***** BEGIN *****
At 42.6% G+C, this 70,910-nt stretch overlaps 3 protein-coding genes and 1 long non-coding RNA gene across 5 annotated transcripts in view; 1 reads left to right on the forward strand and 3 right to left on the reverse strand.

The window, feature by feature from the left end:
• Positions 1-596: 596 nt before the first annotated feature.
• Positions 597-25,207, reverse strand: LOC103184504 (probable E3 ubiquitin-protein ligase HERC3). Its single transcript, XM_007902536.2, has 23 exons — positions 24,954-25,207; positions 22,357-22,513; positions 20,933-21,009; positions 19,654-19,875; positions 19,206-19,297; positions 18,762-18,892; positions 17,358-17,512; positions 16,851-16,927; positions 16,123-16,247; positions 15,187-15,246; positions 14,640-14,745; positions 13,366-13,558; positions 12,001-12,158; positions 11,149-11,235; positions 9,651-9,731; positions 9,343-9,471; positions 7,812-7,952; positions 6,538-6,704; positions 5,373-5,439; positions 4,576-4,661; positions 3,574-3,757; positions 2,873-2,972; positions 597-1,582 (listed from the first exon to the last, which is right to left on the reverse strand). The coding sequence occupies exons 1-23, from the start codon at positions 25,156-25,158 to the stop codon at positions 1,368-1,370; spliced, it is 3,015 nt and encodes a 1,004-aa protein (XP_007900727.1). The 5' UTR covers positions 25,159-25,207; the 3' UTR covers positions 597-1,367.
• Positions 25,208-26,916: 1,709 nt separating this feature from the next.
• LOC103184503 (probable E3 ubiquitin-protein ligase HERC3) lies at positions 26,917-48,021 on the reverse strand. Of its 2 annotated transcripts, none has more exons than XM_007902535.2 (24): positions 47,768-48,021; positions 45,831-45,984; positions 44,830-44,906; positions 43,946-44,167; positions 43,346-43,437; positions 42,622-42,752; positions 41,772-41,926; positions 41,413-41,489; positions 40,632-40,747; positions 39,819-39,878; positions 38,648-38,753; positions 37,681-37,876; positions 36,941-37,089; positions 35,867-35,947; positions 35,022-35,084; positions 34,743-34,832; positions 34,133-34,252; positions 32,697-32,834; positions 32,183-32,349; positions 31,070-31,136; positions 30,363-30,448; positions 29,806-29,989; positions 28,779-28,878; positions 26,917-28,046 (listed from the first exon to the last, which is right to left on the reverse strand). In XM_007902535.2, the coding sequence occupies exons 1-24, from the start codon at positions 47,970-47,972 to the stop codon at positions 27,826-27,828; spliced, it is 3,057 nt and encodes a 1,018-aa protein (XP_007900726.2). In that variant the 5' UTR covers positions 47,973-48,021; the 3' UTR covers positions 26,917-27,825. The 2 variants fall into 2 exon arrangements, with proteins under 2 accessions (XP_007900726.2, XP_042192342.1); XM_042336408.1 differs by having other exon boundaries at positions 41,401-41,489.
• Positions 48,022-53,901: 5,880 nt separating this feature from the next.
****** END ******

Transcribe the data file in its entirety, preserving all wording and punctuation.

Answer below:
At 42.6% G+C, this 70,910-nt stretch overlaps 3 protein-coding genes and 1 long non-coding RNA gene across 5 annotated transcripts in view; 1 reads left to right on the forward strand and 3 right to left on the reverse strand.

The window, feature by feature from the left end:
• Positions 1-596: 596 nt before the first annotated feature.
• Positions 597-25,207, reverse strand: LOC103184504 (probable E3 ubiquitin-protein ligase HERC3). Its single transcript, XM_007902536.2, has 23 exons — positions 24,954-25,207; positions 22,357-22,513; positions 20,933-21,009; positions 19,654-19,875; positions 19,206-19,297; positions 18,762-18,892; positions 17,358-17,512; positions 16,851-16,927; positions 16,123-16,247; positions 15,187-15,246; positions 14,640-14,745; positions 13,366-13,558; positions 12,001-12,158; positions 11,149-11,235; positions 9,651-9,731; positions 9,343-9,471; positions 7,812-7,952; positions 6,538-6,704; positions 5,373-5,439; positions 4,576-4,661; positions 3,574-3,757; positions 2,873-2,972; positions 597-1,582 (listed from the first exon to the last, which is right to left on the reverse strand). The coding sequence occupies exons 1-23, from the start codon at positions 25,156-25,158 to the stop codon at positions 1,368-1,370; spliced, it is 3,015 nt and encodes a 1,004-aa protein (XP_007900727.1). The 5' UTR covers positions 25,159-25,207; the 3' UTR covers positions 597-1,367.
• Positions 25,208-26,916: 1,709 nt separating this feature from the next.
• LOC103184503 (probable E3 ubiquitin-protein ligase HERC3) lies at positions 26,917-48,021 on the reverse strand. Of its 2 annotated transcripts, none has more exons than XM_007902535.2 (24): positions 47,768-48,021; positions 45,831-45,984; positions 44,830-44,906; positions 43,946-44,167; positions 43,346-43,437; positions 42,622-42,752; positions 41,772-41,926; positions 41,413-41,489; positions 40,632-40,747; positions 39,819-39,878; positions 38,648-38,753; positions 37,681-37,876; positions 36,941-37,089; positions 35,867-35,947; positions 35,022-35,084; positions 34,743-34,832; positions 34,133-34,252; positions 32,697-32,834; positions 32,183-32,349; positions 31,070-31,136; positions 30,363-30,448; positions 29,806-29,989; positions 28,779-28,878; positions 26,917-28,046 (listed from the first exon to the last, which is right to left on the reverse strand). In XM_007902535.2, the coding sequence occupies exons 1-24, from the start codon at positions 47,970-47,972 to the stop codon at positions 27,826-27,828; spliced, it is 3,057 nt and encodes a 1,018-aa protein (XP_007900726.2). In that variant the 5' UTR covers positions 47,973-48,021; the 3' UTR covers positions 26,917-27,825. The 2 variants fall into 2 exon arrangements, with proteins under 2 accessions (XP_007900726.2, XP_042192342.1); XM_042336408.1 differs by having other exon boundaries at positions 41,401-41,489.
• Positions 48,022-53,901: 5,880 nt separating this feature from the next.